This is not to posit the Reformed tradition as the right option, but simply to show the variety of them available for those people - Christian or not - who are interested in the light that Christianity can shed on art and art history.  Theory,
you will recall - according to one of its best elucidators - is inherently and consistently suspicious of the visual.  Christianity, because of the visible God at the heart of its proclamation - is much less so (though, of course, not completely).  One doesn't need a Ph.D. in art history to know that Christianity has meant much for the history of art.  But one very well may need one to come up with an intellectual justification to continue to rule that not insignificant religion out.

Centripetally, books by
 WuthnowDyrness and Taylor have attempted to understand and encourage the state of the arts in North American churches.  Centrifugally, Siedell remains a necessary prod to engage contemporary art on its own terms without striking a Tillichian bargain.  The Association of Scholars of Christianity in the History of Art (ASCHA) evidences the new seriousness with which Christianity is taken by art historians.  Likewise, new journals that show theologically informed engagement of art seem to emerge monthly.   Consider new journals such as Anamnesis, the frequently sharp and prolific output of Transpositions, Curator Magazine, the art coverage of the Other Journal and Comment, Dappled Things and Ruminate, ArtWay, Catapult, Liturgical Credo, Cresset, St. Katherine's Review, to say nothing of the more established venues such as Image or CIVA.

The aim here is not a narrowly "Christian" art world or "Christian" art history, but the better art production and truer study which comes from not ruling out a phenomenon as massive as global Christianity - which, furthermore, frequently doesn't behave.  Many of the organizations and publications listed above are (understandably) interested in an artistically sophisticated faith, and are consequently less than eager to draw attention to the Christian kitsch they seek to, wait for it...  leave behind. But the irony is that such kitsch - the visual religion of everyday believers - has now become a subject of serious academic investigation, as evidenced by the impressive infrastructure erected by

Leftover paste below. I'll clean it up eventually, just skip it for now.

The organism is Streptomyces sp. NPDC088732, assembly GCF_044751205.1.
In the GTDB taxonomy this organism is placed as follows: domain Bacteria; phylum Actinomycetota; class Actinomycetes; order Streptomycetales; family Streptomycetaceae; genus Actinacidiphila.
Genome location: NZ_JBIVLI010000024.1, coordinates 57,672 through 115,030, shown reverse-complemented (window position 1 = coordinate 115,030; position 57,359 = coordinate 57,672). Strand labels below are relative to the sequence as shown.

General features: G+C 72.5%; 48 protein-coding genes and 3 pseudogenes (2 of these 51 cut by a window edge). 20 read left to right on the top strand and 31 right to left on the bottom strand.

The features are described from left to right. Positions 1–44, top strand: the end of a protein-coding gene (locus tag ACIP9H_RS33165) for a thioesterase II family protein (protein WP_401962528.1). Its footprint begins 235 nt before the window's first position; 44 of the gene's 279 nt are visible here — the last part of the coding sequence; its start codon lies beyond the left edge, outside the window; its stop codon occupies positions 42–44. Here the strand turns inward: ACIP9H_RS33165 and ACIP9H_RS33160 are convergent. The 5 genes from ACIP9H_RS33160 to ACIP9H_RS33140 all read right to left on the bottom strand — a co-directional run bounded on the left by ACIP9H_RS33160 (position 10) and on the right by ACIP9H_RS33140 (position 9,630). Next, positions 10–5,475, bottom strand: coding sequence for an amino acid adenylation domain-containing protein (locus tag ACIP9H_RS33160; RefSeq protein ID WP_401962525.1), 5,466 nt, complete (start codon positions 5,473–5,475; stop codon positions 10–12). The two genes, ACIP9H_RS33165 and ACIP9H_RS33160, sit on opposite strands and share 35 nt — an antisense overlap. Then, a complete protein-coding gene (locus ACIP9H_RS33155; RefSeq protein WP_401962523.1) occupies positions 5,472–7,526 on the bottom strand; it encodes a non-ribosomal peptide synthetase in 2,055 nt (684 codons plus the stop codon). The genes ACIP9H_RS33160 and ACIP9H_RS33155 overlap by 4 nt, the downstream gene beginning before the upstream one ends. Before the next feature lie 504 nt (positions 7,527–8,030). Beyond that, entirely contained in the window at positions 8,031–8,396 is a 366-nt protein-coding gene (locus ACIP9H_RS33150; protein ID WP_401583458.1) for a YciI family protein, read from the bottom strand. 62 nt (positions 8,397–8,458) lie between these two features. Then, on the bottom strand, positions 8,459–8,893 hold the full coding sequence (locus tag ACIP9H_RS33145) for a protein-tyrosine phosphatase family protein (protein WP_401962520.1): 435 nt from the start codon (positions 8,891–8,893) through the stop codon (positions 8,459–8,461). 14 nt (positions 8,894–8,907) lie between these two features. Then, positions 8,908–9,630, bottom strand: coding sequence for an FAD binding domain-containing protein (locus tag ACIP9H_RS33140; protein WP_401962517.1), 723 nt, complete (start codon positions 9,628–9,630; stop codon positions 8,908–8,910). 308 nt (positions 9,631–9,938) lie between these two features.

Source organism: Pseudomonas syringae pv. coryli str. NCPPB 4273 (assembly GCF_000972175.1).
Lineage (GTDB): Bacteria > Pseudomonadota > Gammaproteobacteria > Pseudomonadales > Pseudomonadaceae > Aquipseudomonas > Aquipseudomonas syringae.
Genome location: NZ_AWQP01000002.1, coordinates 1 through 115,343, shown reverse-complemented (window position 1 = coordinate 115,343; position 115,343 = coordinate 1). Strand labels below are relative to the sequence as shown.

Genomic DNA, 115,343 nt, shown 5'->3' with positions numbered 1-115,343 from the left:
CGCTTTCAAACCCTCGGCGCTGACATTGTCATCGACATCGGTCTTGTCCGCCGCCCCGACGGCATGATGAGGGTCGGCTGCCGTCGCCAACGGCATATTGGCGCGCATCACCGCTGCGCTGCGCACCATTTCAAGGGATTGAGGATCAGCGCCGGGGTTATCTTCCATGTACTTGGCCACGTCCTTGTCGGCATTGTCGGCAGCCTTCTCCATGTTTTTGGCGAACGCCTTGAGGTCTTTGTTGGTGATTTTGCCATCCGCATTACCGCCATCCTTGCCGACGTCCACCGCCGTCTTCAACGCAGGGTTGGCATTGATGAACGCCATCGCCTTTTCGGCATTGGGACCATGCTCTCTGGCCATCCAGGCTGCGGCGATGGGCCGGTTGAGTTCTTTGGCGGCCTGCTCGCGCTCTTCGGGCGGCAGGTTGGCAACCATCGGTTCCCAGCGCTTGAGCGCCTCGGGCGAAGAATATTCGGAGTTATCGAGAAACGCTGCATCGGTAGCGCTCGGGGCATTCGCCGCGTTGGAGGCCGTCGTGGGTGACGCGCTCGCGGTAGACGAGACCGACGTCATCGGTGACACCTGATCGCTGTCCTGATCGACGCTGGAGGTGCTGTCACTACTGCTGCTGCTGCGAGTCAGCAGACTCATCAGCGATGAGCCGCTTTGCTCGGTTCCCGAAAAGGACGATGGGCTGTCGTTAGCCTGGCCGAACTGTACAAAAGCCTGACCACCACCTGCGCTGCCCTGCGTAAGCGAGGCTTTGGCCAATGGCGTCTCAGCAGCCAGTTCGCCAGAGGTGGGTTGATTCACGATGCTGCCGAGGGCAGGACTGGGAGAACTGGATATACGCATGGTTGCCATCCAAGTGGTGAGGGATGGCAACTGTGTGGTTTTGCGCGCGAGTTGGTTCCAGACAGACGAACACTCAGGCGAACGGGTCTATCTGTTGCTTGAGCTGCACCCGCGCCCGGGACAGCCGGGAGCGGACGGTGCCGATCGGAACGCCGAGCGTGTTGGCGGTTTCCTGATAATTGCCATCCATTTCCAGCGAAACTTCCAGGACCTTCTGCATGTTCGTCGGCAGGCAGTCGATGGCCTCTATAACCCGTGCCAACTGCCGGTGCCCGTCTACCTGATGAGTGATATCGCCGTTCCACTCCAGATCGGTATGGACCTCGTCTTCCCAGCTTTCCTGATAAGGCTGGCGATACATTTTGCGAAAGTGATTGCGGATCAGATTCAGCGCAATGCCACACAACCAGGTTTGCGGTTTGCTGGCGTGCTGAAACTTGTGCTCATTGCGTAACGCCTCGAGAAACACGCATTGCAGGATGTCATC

David Morgan and the journal Material Religion.  This is nicely summarized by the fact that the notorious Thomas Kinkade is no longer as much mocked as seriously analyzed by art historians.  In short, kitsch counts. 

But nor is it everything.  Take for example, the effusion of studies on religion in the Renaissance since the seventies, or the publications showing how religion persisted through the early modern world, such as The Idol in an Age of Art, Rembrandt's Faith, Art and Religion in 18th Century Europe, or Painting the Sacred in the Age of Romanticism, not to mention calls for papers like Empowerment and the Sacred or Spiritual Matters.  Modernism is not unaffected as well, as evidenced by two impressive publications (Alter Icons and Avant-Garde Icon) and an upcoming conference regarding how Eastern Christian icons influenced modern art.  One could go on.

"With a few marginal exceptions," wrote James Elkins at the end of a Books and Culture exchange, "the exclusion [or religion by the art world]... is not owned, or owned up to, by anyone. That is why it is so difficult to imagine how this state of affairs can be changed, even though it is inevitable that it will, eventually, be changed." But Christian perspectives on art history and art production are emerging more quickly than anyone - so far as I know - can reasonably assess.  I tried to chronicle this a year ago, and have tried to update it here.  The difficulty of the task makes me feel that "eventually" might be just around the corner, if not already here. 

Update:  Here's a follow-up post.